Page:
Understanding Marginalized Students' Identities Work and Their Learning
Experiences in English Language Arts Classrooms
Students are affected by their social background, ethnic, geographic and
cultural origin, languages spoken, gender, sexuality, religion, etc.
Also affecting students are the more general social-political
transformations (globalization, migration, changing labor markets, etc.)
Whereas a lot of the social science literature in education has viewed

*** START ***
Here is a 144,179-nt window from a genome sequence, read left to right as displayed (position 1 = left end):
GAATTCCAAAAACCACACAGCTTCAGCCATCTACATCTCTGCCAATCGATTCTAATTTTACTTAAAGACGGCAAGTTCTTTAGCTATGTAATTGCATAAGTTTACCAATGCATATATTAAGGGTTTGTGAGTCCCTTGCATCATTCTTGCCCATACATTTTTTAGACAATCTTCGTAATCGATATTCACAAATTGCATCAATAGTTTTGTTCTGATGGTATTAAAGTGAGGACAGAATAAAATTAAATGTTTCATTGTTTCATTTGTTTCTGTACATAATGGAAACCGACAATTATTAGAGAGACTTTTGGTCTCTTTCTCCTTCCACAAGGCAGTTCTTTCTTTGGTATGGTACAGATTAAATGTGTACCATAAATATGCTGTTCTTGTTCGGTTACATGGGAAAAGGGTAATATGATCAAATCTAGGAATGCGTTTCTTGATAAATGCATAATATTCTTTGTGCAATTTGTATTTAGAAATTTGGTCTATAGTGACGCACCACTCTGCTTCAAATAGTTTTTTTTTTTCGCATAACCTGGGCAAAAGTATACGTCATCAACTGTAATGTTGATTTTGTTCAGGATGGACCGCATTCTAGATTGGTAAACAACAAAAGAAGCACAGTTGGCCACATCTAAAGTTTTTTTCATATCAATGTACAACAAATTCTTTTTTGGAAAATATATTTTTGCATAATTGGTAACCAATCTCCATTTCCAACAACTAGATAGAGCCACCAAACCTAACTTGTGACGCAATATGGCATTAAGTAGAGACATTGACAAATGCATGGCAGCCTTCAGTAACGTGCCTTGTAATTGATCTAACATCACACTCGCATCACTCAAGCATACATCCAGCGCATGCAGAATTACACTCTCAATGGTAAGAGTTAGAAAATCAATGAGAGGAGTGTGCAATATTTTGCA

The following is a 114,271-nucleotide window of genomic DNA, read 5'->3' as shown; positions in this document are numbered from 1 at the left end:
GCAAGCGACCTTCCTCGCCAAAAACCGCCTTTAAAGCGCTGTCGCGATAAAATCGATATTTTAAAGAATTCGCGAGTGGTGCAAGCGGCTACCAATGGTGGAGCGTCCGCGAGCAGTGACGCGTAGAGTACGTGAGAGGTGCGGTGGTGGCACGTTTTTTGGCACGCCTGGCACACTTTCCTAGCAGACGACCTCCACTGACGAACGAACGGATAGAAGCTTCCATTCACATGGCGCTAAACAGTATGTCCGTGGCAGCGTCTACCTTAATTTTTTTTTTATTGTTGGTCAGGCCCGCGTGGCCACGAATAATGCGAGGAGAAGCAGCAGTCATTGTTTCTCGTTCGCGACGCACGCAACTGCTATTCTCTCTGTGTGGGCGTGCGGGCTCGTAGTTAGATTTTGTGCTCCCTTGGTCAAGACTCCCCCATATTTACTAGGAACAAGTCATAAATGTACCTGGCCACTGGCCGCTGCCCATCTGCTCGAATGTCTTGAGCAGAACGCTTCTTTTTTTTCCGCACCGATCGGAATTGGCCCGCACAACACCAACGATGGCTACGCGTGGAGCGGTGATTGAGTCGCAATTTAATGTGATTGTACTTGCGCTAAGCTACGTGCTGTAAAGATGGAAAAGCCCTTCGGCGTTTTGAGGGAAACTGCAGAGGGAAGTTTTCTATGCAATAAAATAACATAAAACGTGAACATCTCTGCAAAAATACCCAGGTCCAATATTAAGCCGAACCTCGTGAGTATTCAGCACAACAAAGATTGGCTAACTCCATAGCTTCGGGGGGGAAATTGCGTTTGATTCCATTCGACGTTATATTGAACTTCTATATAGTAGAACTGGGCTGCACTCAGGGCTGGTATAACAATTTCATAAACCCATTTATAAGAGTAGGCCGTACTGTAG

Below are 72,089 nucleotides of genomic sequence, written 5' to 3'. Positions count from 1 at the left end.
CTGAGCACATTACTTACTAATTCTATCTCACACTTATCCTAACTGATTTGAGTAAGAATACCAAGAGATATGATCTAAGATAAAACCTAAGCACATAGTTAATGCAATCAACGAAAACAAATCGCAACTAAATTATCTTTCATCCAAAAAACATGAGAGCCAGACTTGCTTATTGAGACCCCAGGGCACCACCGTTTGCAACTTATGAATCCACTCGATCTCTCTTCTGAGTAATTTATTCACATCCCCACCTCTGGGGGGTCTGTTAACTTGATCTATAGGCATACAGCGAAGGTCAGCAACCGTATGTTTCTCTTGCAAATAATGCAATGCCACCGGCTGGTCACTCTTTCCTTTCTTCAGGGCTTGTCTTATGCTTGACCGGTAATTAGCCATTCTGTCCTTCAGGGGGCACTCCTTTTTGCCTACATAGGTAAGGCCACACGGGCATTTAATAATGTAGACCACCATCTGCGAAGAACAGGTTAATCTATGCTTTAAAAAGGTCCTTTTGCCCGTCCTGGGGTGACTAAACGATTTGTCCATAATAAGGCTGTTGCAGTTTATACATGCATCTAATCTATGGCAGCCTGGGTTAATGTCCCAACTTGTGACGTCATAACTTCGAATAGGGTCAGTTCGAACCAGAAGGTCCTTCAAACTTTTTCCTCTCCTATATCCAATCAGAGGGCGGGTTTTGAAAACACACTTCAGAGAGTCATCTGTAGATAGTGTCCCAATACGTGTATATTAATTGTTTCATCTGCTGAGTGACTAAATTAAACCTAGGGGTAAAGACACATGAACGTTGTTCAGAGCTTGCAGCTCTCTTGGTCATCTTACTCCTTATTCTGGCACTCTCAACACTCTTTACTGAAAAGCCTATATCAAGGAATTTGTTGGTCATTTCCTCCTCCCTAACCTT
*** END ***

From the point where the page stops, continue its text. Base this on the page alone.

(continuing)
these aspects of student identity and diversity as separate from
each other, I aim to understand how these factors impact on student
identities-work intersectionally, especially in English Language
Arts (ELA) classrooms. In the referenced pilot study, I use Positioning
Theory to analyze the discursive incidents around literacy learning in
Texas. By analyzing students’ interactions, I begin to gain an
understanding of student agentic movements and the marginalizing forces
that strengthen or diminish a student’s response to learning.